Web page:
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Queensland Mines Inspectorate | Bulletin | No.207 V 1 | 07 December 2022

Managing the risks of storm season

What happened?

The best way for your site to cope with a storm is to have a plan before it hits. Time and clear thinking are luxuries in an emergency situation, which is why it is so important to be prepared. Storms can damage your business through flooding, high winds, and flying debris. Having strategies in place to help cope with storms should make it easier for your site to minimise losses, maintain business continuity and recover quickly.

Getting your site ready for a storm includes - developing an emergency management plan (EMP) for your site, training your staff in first aid and evacuation procedures.

This bulletin contains useful information to help your site prepare for a storm, as well as individual checklists.

Key issues


Recent severe weather events worldwide have again highlighted the destructive potential of storms and call for a high level of preparedness.

It is likely there will be an above-average number of tropical cyclones for the 2022–23 Australian tropical cyclone season (November–April). Refer to the Bureau of Meteorology website for more information.


How the risks can be managed

The site must ensure adequate resources, facilities and procedures are available before, during and after a storm.

The site's EMP covering these arrangements must be included in the Safety and Health Management System, Safety Management System, or Safety and Security Management System (system relevant to your site).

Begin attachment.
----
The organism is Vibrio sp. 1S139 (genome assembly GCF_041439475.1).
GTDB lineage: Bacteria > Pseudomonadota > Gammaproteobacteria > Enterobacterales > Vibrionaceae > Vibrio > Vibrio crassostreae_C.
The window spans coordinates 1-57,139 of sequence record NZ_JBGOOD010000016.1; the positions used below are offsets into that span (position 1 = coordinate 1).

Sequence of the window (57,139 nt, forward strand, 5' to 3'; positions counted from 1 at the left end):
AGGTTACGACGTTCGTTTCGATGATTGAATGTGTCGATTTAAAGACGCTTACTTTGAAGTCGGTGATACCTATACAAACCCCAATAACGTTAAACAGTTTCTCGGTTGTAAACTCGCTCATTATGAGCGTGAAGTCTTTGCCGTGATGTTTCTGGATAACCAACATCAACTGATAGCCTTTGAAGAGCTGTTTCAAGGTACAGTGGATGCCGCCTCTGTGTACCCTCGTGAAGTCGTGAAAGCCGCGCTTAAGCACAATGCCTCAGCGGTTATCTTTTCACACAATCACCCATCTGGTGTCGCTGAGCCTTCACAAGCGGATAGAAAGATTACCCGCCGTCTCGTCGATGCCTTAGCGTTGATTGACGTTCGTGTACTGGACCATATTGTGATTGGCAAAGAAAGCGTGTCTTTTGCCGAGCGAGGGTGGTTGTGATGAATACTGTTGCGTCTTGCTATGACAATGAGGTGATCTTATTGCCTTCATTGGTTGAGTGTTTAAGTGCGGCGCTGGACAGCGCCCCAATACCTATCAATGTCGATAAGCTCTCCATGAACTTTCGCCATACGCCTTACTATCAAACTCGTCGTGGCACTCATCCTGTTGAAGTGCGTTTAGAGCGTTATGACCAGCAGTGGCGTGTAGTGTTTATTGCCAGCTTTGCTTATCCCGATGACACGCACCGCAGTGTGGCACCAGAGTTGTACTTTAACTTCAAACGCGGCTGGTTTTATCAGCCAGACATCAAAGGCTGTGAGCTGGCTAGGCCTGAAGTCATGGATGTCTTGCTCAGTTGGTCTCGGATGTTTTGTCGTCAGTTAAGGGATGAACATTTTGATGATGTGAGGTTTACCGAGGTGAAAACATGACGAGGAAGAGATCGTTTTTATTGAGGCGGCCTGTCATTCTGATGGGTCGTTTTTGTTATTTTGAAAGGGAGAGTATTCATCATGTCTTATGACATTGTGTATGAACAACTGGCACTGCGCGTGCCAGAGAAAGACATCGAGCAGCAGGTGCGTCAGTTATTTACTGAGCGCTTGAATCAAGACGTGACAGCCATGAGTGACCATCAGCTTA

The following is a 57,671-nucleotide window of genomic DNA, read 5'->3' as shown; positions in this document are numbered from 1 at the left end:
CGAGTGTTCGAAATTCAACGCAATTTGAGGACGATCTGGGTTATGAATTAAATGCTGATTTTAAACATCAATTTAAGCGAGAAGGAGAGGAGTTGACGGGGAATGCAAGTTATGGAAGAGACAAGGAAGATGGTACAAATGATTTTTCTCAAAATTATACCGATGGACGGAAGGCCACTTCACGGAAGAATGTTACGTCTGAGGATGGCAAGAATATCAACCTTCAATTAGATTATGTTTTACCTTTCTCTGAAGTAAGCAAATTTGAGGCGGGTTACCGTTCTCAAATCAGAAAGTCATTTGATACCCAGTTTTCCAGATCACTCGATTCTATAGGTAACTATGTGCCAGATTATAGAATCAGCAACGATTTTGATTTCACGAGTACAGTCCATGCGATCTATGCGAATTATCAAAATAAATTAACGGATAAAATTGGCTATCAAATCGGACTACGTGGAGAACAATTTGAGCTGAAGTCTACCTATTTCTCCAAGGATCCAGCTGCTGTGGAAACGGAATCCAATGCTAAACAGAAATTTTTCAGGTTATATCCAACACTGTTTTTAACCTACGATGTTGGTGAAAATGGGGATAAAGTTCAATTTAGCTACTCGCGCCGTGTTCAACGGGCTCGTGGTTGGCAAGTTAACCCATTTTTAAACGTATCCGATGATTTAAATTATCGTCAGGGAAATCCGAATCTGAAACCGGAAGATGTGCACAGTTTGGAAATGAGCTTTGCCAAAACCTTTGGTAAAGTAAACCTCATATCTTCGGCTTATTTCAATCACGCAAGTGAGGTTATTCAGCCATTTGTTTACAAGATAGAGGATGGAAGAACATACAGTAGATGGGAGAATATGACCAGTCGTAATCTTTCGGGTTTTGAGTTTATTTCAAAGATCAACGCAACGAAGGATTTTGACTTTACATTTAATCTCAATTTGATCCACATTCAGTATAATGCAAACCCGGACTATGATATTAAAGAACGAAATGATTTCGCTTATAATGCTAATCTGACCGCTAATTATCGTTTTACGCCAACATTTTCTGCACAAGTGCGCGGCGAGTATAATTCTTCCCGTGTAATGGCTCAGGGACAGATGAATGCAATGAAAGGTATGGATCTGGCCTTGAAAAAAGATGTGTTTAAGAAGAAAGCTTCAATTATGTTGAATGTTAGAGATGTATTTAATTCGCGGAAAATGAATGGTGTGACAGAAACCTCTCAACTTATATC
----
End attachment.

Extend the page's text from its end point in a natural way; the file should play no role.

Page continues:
The EMP must be based on a risk assessment. The checklists in this bulletin include items to consider when preparing for and when recovering from storms.



There is an increased propensity for fume events and potential misfires in wet weather. Sites should take particular attention to the selection of explosives if blasting is to continue during the wet season.

If wild weather is forecasted, as a precaution sites should consult explosives manufactures and substitute dry hole products for wet hole equivalents.


Undertake a seasonal risk assessment

Before each storm season commences, develop a seasonal risk assessment based on the specific hazards that might be present on site:

  • visually inspect the mine or site, including drainage structures.
  • survey pick-ups to ascertain where drainage issues may exist.
  • using weather modelling and information from the Australian Bureau of Meteorology.
  • review water management strategy with consideration of current levels and possible rain. Be aware of Safety Alert 408 - Impact of flooding on slope stability at mines and quarries.
  • inspect buildings, workshops, demountables and shipping containers.
  • use appropriate reports (e.g. water level reports, structural integrity, geotechnical hazards_
  • use appropriate and relevant technical input
  • consider using the "Preparing for a storm" checklist (Attachment 1) or a site-specific checklist.

Utilise the EMP, the EMP risk assessment and seasonal risk assessment to develop the seasonal action plan. Using a team approach, assign responsibility for actions and ensure that completed actions are tracked. You may consider assigning single point accountability for this action plan completion.